Violet Dock Port, Inc., L.L.C. v. Heaphy et al, No. 2:2019cv11586 - Document 15 (E.D. La. 2019)

Court Description: ORDER AND REASONS granting 8 Motion to Dismiss for Failure to State a Claim. Signed by Judge Ivan L.R. Lemelle on 11/23/19. (ko)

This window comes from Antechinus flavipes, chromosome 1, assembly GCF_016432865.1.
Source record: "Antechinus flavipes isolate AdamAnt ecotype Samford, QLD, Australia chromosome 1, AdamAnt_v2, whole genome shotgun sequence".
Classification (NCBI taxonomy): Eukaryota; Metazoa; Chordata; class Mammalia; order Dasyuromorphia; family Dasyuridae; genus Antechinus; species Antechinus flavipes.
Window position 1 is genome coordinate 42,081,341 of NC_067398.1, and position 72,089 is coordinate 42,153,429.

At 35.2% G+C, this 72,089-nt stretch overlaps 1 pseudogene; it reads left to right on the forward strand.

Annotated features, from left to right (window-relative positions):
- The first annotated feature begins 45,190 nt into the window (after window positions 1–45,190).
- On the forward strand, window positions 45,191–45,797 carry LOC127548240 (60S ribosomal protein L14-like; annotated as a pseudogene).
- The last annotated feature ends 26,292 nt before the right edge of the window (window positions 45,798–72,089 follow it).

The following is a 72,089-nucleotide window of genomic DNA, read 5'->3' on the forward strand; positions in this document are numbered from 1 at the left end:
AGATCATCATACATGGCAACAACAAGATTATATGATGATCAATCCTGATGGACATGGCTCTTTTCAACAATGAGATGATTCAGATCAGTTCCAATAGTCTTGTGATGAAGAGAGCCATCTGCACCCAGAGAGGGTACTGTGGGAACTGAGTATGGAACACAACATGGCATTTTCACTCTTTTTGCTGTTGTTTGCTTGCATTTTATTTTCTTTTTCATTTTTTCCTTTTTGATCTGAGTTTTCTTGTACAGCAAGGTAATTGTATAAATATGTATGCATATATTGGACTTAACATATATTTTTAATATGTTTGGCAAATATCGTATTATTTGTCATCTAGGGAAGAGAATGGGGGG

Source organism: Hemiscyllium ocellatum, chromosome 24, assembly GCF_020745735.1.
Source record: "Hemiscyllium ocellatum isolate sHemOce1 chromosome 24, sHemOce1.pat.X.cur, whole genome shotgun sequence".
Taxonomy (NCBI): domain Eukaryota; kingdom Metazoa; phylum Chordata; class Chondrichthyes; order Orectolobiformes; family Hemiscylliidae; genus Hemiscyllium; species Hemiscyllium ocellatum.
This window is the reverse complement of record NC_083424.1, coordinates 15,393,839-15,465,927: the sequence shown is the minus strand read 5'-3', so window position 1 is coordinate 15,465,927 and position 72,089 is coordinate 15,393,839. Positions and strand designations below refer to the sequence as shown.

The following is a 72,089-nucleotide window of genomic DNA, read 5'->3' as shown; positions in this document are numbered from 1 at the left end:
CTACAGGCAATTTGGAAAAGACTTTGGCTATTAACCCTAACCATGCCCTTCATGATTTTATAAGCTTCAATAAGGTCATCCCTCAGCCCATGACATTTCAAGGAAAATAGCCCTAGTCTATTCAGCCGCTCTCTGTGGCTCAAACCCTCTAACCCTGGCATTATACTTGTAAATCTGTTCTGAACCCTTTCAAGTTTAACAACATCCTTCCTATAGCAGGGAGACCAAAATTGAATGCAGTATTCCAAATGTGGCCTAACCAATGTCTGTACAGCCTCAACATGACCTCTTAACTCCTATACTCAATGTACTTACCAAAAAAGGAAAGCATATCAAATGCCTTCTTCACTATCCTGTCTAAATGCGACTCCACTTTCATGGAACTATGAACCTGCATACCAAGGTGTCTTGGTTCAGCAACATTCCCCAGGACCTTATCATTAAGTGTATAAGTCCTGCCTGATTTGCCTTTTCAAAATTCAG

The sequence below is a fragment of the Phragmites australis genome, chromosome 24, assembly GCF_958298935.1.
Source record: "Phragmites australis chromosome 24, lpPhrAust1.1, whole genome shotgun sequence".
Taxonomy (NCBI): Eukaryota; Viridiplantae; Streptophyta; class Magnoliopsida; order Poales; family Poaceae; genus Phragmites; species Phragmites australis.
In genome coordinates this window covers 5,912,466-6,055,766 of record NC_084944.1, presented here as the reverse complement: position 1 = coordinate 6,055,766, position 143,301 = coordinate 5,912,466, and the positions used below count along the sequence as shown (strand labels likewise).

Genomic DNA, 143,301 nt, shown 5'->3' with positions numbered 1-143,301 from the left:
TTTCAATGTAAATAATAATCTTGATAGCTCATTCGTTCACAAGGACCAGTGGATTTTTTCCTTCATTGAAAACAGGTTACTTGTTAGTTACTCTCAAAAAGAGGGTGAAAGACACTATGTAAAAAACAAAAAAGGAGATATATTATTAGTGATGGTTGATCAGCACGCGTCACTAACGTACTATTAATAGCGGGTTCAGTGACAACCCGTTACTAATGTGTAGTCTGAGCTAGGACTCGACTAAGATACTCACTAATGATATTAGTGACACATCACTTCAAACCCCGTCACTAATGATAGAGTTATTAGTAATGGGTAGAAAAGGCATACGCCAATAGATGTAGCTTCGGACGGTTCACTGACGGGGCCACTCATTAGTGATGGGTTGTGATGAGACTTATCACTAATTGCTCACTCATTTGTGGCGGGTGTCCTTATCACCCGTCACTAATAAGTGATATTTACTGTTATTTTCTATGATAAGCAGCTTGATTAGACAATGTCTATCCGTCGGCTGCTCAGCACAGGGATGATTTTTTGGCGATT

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Violet Dock Port, Inc., L.L.C. v. Heaphy et al Doc. 15 UNITED STATES DISTRICT COURT EASTERN DISTRICT OF LOUISIANA VIOLET DOCK PORT INC., LLC CIVIL ACTION VERSUS NO. 19-11586 DREW M. HEAPHY, IN HIS CAPACITY AS EXECUTIVE DIRECTOR OF ST. BERNARD PORT, HARBOR & TERMINAL, AND ST. BERNARD PORT, HARBOR, & TERMINAL SECTION "B"(3) ORDER AND REASONS Defendants St. Bernard Port, Harbor & Terminal District (“St. Bernard Port”) and Drew M. Heaphy, in his capacity as executive director of St. Bernard Port, filed a motion to dismiss for failure to state a claim pursuant to FRCP 12(b)(6). Rec. Doc. 8. Violet Dock Port, Inc. (“Violet Dock”) filed a response in opposition. Rec. Doc. 9. Defendant then sought, and was granted, leave to file a reply. Rec. Doc. 13. For the reasons discussed below, IT IS ORDERED that the motion is GRANTED and plaintiff’s claim is DISMISSED WITH PREJUDICE. FACTUAL BACKGROUND AND PROCEDURAL HISTORY This case arises out of St. Bernard Port’s taking of Violet Dock’s property. Defendant St. Bernard Port is a public corporation and political subdivision of the State of Louisiana and Drew Heaphy is its executive director. In December 2010, St. Bernard Port filed a state court petition for expropriation of Violet Dock’s property along the Mississippi River in Violet, Louisiana, and deposited 1 Dockets.Justia.com $16 million as estimated just compensation in the court’s registry. Rec. Doc. 1 at 2; 1-1 at 4. Violet Dock had constructed on the subject property a fully operational, private port facility with five steel and concrete docks, three of which were certified for providing services to Navy Military Sealift Command ships. Rec. Doc. 1-1 at 7. Violet Dock argued the $16 million amount deposited by St. Bernard Port was insufficient and sought additional just compensation. Id. at 3. The state trial court sided with St. Bernard Port and awarded just compensation in the amount provided by St. Bernard Port, and the Louisiana Fourth Circuit Court of Appeal affirmed. Id. at 4. The Louisiana Supreme Court subsequently reversed the just compensation award and remanded the matter to the Louisiana Fourth Circuit for a de novo determination of just compensation. Id. On remand on increased September the trial 12, 2018, court’s the award Louisiana of just Fourth Circuit compensation to $28,764,685.00 together with interest and attorneys’ fees and remanded to the trial court for further proceedings. Id. On April 12, 2019 the trial court entered a Consent Judgment awarding plaintiff an additional sum of $3,342,626.90 for attorneys’ fees and costs, plus judicial interest from the date of the entry of the judgment until paid. Id. at 5. On July 9, 2019 plaintiff filed the instant federal action under 42 U.S.C. § 1983 alleging violation of its Fifth Amendment 2 right to be paid just compensation for the taking of its property pursuant to the state courts’ final judgments. Rec. Doc. 1 at 7. Plaintiff seeks $21,609,508.33, which represents the amount due under the state courts’ judgments after subtracting the $16 million already paid by defendant, plus interest at a daily rate of $2,298.06. Id. at 5. LAW, ANALYSIS, AND FINDINGS To survive a motion to dismiss under Federal Rule of Civil Procedure 12(b)(6), a plaintiff’s complaint “must contain ‘enough facts to state a claim to relief that is plausible on its face.’” Varela v. Gonzalez, 773 F.3d 704, 707 (5th Cir. 2014) (quoting Bell Atl. Corp. v. Twombly, 550 U.S. 544, 570 (2007)). A claim is facially plausible when the plaintiff pleads facts that allow the court to “draw the reasonable inference that the defendant is liable for the misconduct alleged.” Id. A court must accept all well-pleaded facts as true and must draw all reasonable inferences in favor of the plaintiff. Lormand v. U.S. Unwired, Inc., 565 F.3d 228, 232 (5th Cir. 2009); Baker v. Putnal, 75 F.3d 190, 196 (5th Cir. 1996). However, the court is not bound to accept as true legal conclusions couched as factual allegations. Ashcroft v. Iqbal, 556 U.S. 662, 678 (2009). “[C]onclusory allegations or legal conclusions masquerading as factual conclusions will not suffice to prevent a motion to dismiss.” Taylor v. Books A Million, Inc., 296 F.3d 376, 378 (5th Cir. 2002). 3 When deciding whether a plaintiff has met her burden, a court “accept[s] all well-pleaded factual allegations as true and interpret[s] the complaint in the light most favorable to the plaintiff, but ‘[t]hreadbare recitals of the elements of a cause of action, supported by mere conclusory statements’ cannot establish facial plausibility.” Snow Ingredients, Inc. v. SnoWizard, Inc., 833 F.3d 512, 520 (5th Cir. 2016) (quoting Ashcroft v. Iqbal, 556 U.S. 662, 678 (2009). A. § 1983 Claims “Section 1983 provides a cause of action when a person has been deprived of federal rights under color of state law”. Doe v. Dall. Indep. Sch. Dist., 153 F.3d 211, 215 (5th Cir.1998). “To state a § 1983 cause of action, a plaintiff must allege a violation of rights secured by the Constitution or by federal laws.” D.A. ex rel. Latasha A. v. Houston Indep. Sch. Dist., 629 F.3d 450, 456 (5th Cir. 2010). Plaintiff’s § 1983 claim alleges a violation of its Fifth Amendment right to just compensation for the taking of its property. Rec. Doc. 1 at 7. There appears to be a contradiction between what was alleged in the complaint and what plaintiff claims in its opposition to defendant’s motion. Plaintiff’s complaint identifies the taking of its “seventy-five (75) acres of land and improvements, including five deep-water docks” without just compensation as the subject of its takings claim. Rec. Doc. 1 at 2. Yet, in its opposition, plaintiff indicates that the core issue 4 in the federal claim is only its entitlement to the state court’s judgment. In an attempt to avoid preclusion, plaintiff clarifies that it is “not attempting to relitigate just compensation” and recognizes the state court’s “just compensation award [a]s final and definitive.” Rec. Doc. 9 at 20. Plaintiff has failed to state a claim under § 1983. Plaintiff’s complaint and opposition demonstrate that it is not seeking to bring a claim for the unlawful taking of the property expropriated by St. Bernard Port, because final judgment has already been rendered on that issue in state court. Rather plaintiff only wishes to pursue its entitlement to the state court’s compensation award and is attempting to use § 1983 as the vehicle for such relief. However, “the property right created by a judgment against a government entity is not a right to payment at a particular time, but merely the recognition of a continuing debt of that government entity.” Guilbeau v. Par. of St. Landry, 2008 WL 4948836, at *10 (W.D. La. Nov. 19, 2008), aff'd, 341 F. App'x 974 (5th Cir. 2009) (citing Minton v. St. Bernard Par. Sch. Bd., 803 F.2d 129, 132 (5th Cir. 1986)); Davis v. Cantrell, 2018 WL 6169255, at *5 (E.D. La. Nov. 26, 2018)). Thus, defendant’s delay in paying the remaining amount of the state court’s judgment has not given rise to a Fifth Amendment violation. Additionally, plaintiff’s attempt to distinguish Minton and subsequent cases on the grounds that the judgments in those cases did not involve 5 takings of private property is unavailing, because plaintiff makes clear in its opposition that it is not seeking to relitigate the underlying takings claim or the amount of just compensation owed. The Court further notes that the Supreme Court’s recent opinion in Knick v. Twp. of Scott, Pennsylvania, 139 S. Ct. 2162, 2177, (2019) does not alter this ruling. Knick overruled the stateexhaustion requirement of Williamson County Regional Planning Comm'n v. Hamilton Bank of Johnson City, 473 U.S. 172 (1985) to permit landowners to bring a Fifth Amendment claim under § 1983 as soon as a local government takes property without compensation. “[B]ecause the violation is complete at the time of the taking,” the Court held that “pursuit of a remedy in federal court need not await any subsequent state action.” Knick at 2177. Plaintiff contends that it should not be penalized for exhausting state court remedies while Williamson was still the law of the land. Rec. Doc. 9 at 10. The Court recognizes that if Knicks had been issued before the expropriation of plaintiff’s property, plaintiff could have proceeded directly to federal court. Nevertheless, Knick does not convert § 1983 into a tool for collecting payment due on state court judgments that issued prior to initiation of the federal action. Plaintiff concedes that its claims against Heaphy are based only upon his official capacity as executive director of the St. Bernard Port. The official capacity claims against Heaphy are 6 duplicative of claims against the St. Bernard Port. As such, the claims against Heaphy are also dismissed. Castro Romero v. Becken, 256 F.3d 349, 355 (5th Cir. 2001); Winn v. New Orleans City, 2014 WL 790870 (E.D. La. Feb. 26, 2014). Finally, had instant § 1983 claims proceeded, the punitive damage claims against the St. Bernard Port and Heaphy in his official capacity would not survive beyond summary dismissal. See Davis v. W. Cmty. Hosp., 755 F.2d 455, 459,467 (5th Cir. 1985); Kentucky v. Graham, 473 U.S. 159, 165, 105 S. Ct. 3099 (1985). The Court also finds that granting leave to amend would be futile in this case, because additional facts would not remedy the legal insufficiency of plaintiff’s claims. New Orleans, Louisiana this 23rd day of November 2019 ___________________________________ SENIOR UNITED STATES DISTRICT JUDGE 7